Four Reasons Retirees Need a (Revocable) Trust

Just because an estate attorney or ad recommends a revocable trust doesn’t mean you actually need one. However, maybe one of the following situations applies to you.

Five hands raised with YES written on the palms.
(Image credit: Getty Images)

Imagine walking into a car dealership and asking the salesperson whether you need a car. The salesperson would answer with assurance: “Of course you need a car! The only question is which one on our lot you are going to buy.”

Unfortunately, the same approach can be expected from a lot of estate attorneys. No matter who you are or what your situation, the attorney is very likely to tell you that you need a revocable trust. This is a one-size-fits-all answer, and you should proceed with caution. That said, a revocable trust often makes sense. Here are four reasons why a revocable trust may fit your situation:

1. To avoid probate

When prospective clients approach me, insisting they need a trust, it’s typically because of a good or bad experience they had because of a trust or lack thereof. Maybe a parent had a trust and things passed very smoothly. Or maybe their parents didn’t have a trust, and they had to deal with the probate courts in a tough jurisdiction. It’s either that, or they got a targeted ad on Facebook saying they should absolutely have one.

Subscribe to Kiplinger’s Personal Finance

Be a smarter, better informed investor.

Save up to 74%

Sign up for Kiplinger’s Free E-Newsletters

Profit and prosper with the best of expert advice on investing, taxes, retirement, personal finance and more - straight to your e-mail.

Profit and prosper with the best of expert advice - straight to your e-mail.

Sign up

In any case, probate avoidance is a legitimate reason to set up a trust. If you plan to pass assets through your will, it will go through probate. Probate is a court-supervised process of distributing the decedent’s assets. It can be, depending on the jurisdiction, expensive and time-consuming.

If you own assets in multiple states, this can be especially important. My office is in Virginia, but from my office window, I can see D.C. and Maryland. If I own a rental property in Maryland and die, my family will go through probate here in Virginia and ancillary probate in Maryland. A revocable trust that owns both properties solves that problem.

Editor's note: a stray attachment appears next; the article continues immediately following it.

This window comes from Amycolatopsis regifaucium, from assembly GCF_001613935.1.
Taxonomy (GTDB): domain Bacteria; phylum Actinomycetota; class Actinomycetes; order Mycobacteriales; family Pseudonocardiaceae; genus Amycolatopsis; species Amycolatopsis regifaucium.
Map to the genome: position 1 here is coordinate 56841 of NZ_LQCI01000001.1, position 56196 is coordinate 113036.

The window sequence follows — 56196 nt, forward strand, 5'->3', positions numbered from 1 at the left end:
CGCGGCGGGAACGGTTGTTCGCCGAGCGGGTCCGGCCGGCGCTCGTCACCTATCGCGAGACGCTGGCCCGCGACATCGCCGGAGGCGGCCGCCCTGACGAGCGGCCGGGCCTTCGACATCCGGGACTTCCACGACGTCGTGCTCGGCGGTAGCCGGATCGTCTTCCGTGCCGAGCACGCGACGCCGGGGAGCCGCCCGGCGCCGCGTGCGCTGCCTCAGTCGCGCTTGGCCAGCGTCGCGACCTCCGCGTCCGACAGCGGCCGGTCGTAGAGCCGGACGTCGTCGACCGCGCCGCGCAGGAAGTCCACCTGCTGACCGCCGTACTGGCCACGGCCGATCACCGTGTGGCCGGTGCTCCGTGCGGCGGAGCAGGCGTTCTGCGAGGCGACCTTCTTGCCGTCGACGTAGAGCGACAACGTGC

2. To have control

Imagine a scenario where two of your kids are great with money, but the third, not so much. You can stop imagining, as this is probably the case. It is more common than not to have kids who are going to do very different things with the same inheritance.

The most common way that revocable trusts control this challenge is to release a certain percentage of assets once the beneficiary hits certain ages. While this is most common, it is by no means the only way to solve the problem.

Along with the benefit of control comes flexibility. The trust I have in place would allow for annual distributions only up to the amount that my beneficiaries save each year. What kind of financial planner would I be if I didn’t incentivize saving?

3. To ensure privacy

Putting together an estate plan can be a very emotional process. Ideally, there won’t be too much disagreement among the parties, and you will land with a plan that executes your wishes. That said, I’m guessing you wouldn’t post that plan on social media. Your wishes are typically something you keep private except from those who have some role or benefit in the plan.

If you plan to pass assets through a will, just remember that most of the time, that will becomes public once the probate estate is closed. So, if you left one of your kids out, left your favorite a bit more or are just a private person, you may be better off with a trust.

4. To plan for incapacity

The scenario that no one expects or wants does, unfortunately, occur sometimes. If your bank accounts are titled only in your name, this can become a nightmare for simple tasks like paying your bills. A revocable trust won’t improve your situation, but it can create continuity and simplicity in managing financial matters.

In the case of the trust, you will name a successor trustee who will manage the assets in the trust according to the terms of the trust should you become incapacitated. This can happen immediately rather than going through the legal process of seeking guardianship or conservatorship.

While I believe these are four very strong reasons for drawing up a living trust, and while most of our clients do employ these instruments, they are by no means necessary for everyone. My next column: Four Reasons You Don’t Need a (Revocable) Trust.

related content


This article was written by and presents the views of our contributing adviser, not the Kiplinger editorial staff. You can check adviser records with the SEC or with FINRA.

Evan T. Beach, CFP®, AWMA®
President, Exit 59 Advisory

After graduating from the University of Delaware and Georgetown University, I pursued a career in financial planning. At age 26, I earned my CERTIFIED FINANCIAL PLANNER™ certification.  I also hold the IRS Enrolled Agent license, which allows for a unique approach to planning that can be beneficial to retirees and those selling their businesses, who are eager to minimize lifetime taxes and maximize income.